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Barnie Choudhury: Hostile attitudes are historic


Britain's Queen Elizabeth II holds a minute of silence during her visit at the Stahnsdorf cemetery where British and Commonwealth soldiers killed during the 1st World War are buried (Photo: TOBIAS SCHWARZ/AFP/Getty Images)
Britain's Queen Elizabeth II holds a minute of silence during her visit at the Stahnsdorf cemetery where British and Commonwealth soldiers killed during the 1st World War are buried (Photo: TOBIAS SCHWARZ/AFP/Getty Images)

by BARNIE CHOUDHURY
Former BBC journalist

THERE’S an old joke. How do you know when a politician is lying? When their lips move. I was reminded of that when I watched the BBC’s The Secret Windrush Files.

My old friend David Olusoga forensically destroyed any idea that the UK’s “hostile environment” immigration policy was created by Theresa May when she was home secretary.

Using government papers in The National Archives, David’s compelling thesis was that right at the beginning of the end of Empire, no matter which party was in power, Britain wanted to keep out British subjects of colour. Immigration policy after immigration policy found ways to discriminate against Commonwealth citizens who had served King and country. Not only that, in the 1950s prime minister Winston Churchill clearly aligned himself to the racist ‘Keep England White’ brigade.

The sacrifice of British subjects around the Commonwealth was conveniently forgotten. Lest we forget, more than 87,000 Indians, pre-partition, died during the Second World War. And how shabbily they were treated. After that war, like thousands from the Caribbean, south Asians answered the call to rebuild their “motherland”, blitzed by the enemy. Instead of welcoming those who had stood shoulder-to-shoulder with allied troops, the UK government shamefully encouraged white people from Europe, including Germany’s Schutzstaffel (SS) troops to settle and assimilate in Britain.

The fear of successive governments appeared to be that ‘coloured people’ would ‘breed’ with indigenous whites causing untold ‘social problems’, and that they would simply come to the UK to scrounge off the state. With the benefit of 70 years hindsight, how wrong the fearmongers were. In 2011 under one in 10 was in a mixed-race relationship, and Indians,
Pakistanis and Bangladeshis were least likely to marry or cohabit outside their ethnic group. The 2021 Census will add to our knowledge, but I would suspect from anecdotal evidence and observation that south Asians will continue to be those least likely to favour ‘interethnic breeding’. Sadly, honour-based violence is alive and well in the UK.

When it comes to ‘scrounging off the state’, the government’s own figures show that 56 per cent of families in England and Wales receive some sort of assistance. White British families receive most benefits, at 58 per cent. While it could be argued that proportionately more ethnic minorities claim benefit, we shouldn’t forget the contribution they make to the UK’s
economy. We know that last year 800 Indian companies operated in the UK and were worth almost £47 billion, paying £360 million into our treasury coffers.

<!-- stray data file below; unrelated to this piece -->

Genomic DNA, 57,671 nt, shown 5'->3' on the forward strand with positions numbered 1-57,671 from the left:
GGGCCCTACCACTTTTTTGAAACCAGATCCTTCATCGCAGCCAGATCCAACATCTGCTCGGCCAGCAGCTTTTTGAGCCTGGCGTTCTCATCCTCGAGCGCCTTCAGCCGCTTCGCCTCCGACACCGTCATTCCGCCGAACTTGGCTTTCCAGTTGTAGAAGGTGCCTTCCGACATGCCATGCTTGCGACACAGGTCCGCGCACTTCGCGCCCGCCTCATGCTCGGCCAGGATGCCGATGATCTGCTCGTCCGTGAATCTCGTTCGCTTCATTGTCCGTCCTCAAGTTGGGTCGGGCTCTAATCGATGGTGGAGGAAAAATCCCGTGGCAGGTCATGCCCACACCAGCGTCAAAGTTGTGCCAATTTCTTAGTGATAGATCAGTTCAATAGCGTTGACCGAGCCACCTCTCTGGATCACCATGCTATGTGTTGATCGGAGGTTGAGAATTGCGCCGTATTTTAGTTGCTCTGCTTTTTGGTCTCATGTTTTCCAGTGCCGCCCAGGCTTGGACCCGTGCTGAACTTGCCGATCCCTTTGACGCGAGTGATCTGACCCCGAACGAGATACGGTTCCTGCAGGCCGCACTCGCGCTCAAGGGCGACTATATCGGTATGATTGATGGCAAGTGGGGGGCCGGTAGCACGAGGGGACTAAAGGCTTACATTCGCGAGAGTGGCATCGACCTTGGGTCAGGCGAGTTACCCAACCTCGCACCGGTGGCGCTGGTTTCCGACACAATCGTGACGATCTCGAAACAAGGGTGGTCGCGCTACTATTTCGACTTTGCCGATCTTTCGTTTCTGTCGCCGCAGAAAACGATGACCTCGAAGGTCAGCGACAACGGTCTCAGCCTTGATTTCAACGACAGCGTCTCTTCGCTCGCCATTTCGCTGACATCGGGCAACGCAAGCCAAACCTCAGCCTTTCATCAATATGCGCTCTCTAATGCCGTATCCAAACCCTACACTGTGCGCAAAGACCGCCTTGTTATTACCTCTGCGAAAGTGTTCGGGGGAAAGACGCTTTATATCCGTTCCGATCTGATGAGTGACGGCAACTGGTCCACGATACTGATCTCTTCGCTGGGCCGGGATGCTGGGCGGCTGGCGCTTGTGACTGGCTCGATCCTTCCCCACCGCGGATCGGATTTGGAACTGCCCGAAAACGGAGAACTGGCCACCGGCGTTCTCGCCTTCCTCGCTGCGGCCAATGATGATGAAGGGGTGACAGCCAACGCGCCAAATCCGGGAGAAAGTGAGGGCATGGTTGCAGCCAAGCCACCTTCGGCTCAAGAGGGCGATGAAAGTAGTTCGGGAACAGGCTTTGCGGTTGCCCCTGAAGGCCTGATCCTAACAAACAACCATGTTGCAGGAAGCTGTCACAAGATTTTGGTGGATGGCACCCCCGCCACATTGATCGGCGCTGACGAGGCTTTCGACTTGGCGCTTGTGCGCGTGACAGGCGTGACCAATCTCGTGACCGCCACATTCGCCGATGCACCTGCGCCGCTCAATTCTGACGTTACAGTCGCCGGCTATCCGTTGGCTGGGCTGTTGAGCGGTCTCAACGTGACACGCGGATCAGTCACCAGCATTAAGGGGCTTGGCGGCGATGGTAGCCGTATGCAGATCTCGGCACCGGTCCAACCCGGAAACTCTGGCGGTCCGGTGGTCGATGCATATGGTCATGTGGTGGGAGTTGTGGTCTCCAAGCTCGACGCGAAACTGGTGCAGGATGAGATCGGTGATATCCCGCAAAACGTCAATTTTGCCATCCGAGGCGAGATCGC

So, don’t ever say we come to the UK to live off benefits. Having said that, unfortunately, like all ethnic groups, we do have benefit cheats. It is a price we pay for a system which is meant to make sure the poorest in our country are not left unsupported, and, boy, do we need it. How can we in 2019, as the seventh richest nation in the world, justify the need for 2,000 foodbanks handing out 1.6 million food parcels a year?

Yet immigration remains a hot topic. Conservative MP Boris Johnson’s made it a centrepiece in his bid for Number 10. He wants to introduce an Australian-style visa-points system if he becomes the prime minister. Over the past 20 years, Australia has tied immigration to skilled labour. That is why Tory MPs are telling south Asian businesses that a vote for Boris
would ensure parity with EU immigrants post-Brexit.

Based on past form, I remain sceptical because there will be loopholes in favour of white migrants. Take for example the Scottish restaurateur, Ajmal Mushtaq, who wants authentic, fully trained chefs from India. He’s been told that because he also runs a takeaway service he cannot hire from there.

Why is fairness so important? Because loyalty to subjects, no matter their skin colour, means a better chance of reciprocated faithfulness. If successive UK governments want people of colour to put their chosen country above all else, then fairness needs to be transparent in all our policies. It’s not pandering to the politically correct. It’s sound business sense. If the Tories want the south Asian vote, then they should point to one fact. In the past two decades, India and China, this century’s two emerging economic superpowers, have been the largest countries of origin for permanent migrants to Australia.

What successive UK governments have singularly failed to recognise is that immigration enhances a country’s talent pool. Our regressive policies which discriminate against people of colour are the main reasons why wealthy middle-class south Asian students are choosing to study in America, Canada and… Australia.

In 30 years, we will know the truth behind how this government framed its immigration policy post-Brexit. Until then, based on history, I can’t help but seeing a politician’s lips moving and thinking about that old joke.